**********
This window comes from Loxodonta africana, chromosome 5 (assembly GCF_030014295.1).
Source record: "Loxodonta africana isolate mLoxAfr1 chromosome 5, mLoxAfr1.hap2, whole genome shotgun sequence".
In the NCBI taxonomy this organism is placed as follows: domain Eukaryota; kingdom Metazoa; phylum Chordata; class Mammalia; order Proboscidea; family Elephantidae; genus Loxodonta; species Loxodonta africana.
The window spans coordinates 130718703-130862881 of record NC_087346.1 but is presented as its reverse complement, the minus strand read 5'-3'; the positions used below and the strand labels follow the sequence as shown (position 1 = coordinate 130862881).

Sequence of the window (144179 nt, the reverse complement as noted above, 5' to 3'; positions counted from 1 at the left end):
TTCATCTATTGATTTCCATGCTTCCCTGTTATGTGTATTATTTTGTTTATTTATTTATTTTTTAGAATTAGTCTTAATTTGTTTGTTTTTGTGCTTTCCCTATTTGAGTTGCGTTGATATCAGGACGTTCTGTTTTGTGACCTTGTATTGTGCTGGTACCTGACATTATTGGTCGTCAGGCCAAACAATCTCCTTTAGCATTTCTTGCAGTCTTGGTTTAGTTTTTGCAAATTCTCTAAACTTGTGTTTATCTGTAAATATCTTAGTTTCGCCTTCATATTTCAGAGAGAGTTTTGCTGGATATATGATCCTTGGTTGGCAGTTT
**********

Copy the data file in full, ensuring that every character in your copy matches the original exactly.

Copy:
This window comes from Loxodonta africana, chromosome 5 (assembly GCF_030014295.1).
Source record: "Loxodonta africana isolate mLoxAfr1 chromosome 5, mLoxAfr1.hap2, whole genome shotgun sequence".
In the NCBI taxonomy this organism is placed as follows: domain Eukaryota; kingdom Metazoa; phylum Chordata; class Mammalia; order Proboscidea; family Elephantidae; genus Loxodonta; species Loxodonta africana.
The window spans coordinates 130718703-130862881 of record NC_087346.1 but is presented as its reverse complement, the minus strand read 5'-3'; the positions used below and the strand labels follow the sequence as shown (position 1 = coordinate 130862881).

Sequence of the window (144179 nt, the reverse complement as noted above, 5' to 3'; positions counted from 1 at the left end):
TTCATCTATTGATTTCCATGCTTCCCTGTTATGTGTATTATTTTGTTTATTTATTTATTTTTTAGAATTAGTCTTAATTTGTTTGTTTTTGTGCTTTCCCTATTTGAGTTGCGTTGATATCAGGACGTTCTGTTTTGTGACCTTGTATTGTGCTGGTACCTGACATTATTGGTCGTCAGGCCAAACAATCTCCTTTAGCATTTCTTGCAGTCTTGGTTTAGTTTTTGCAAATTCTCTAAACTTGTGTTTATCTGTAAATATCTTAGTTTCGCCTTCATATTTCAGAGAGAGTTTTGCTGGATATATGATCCTTGGTTGGCAGTTT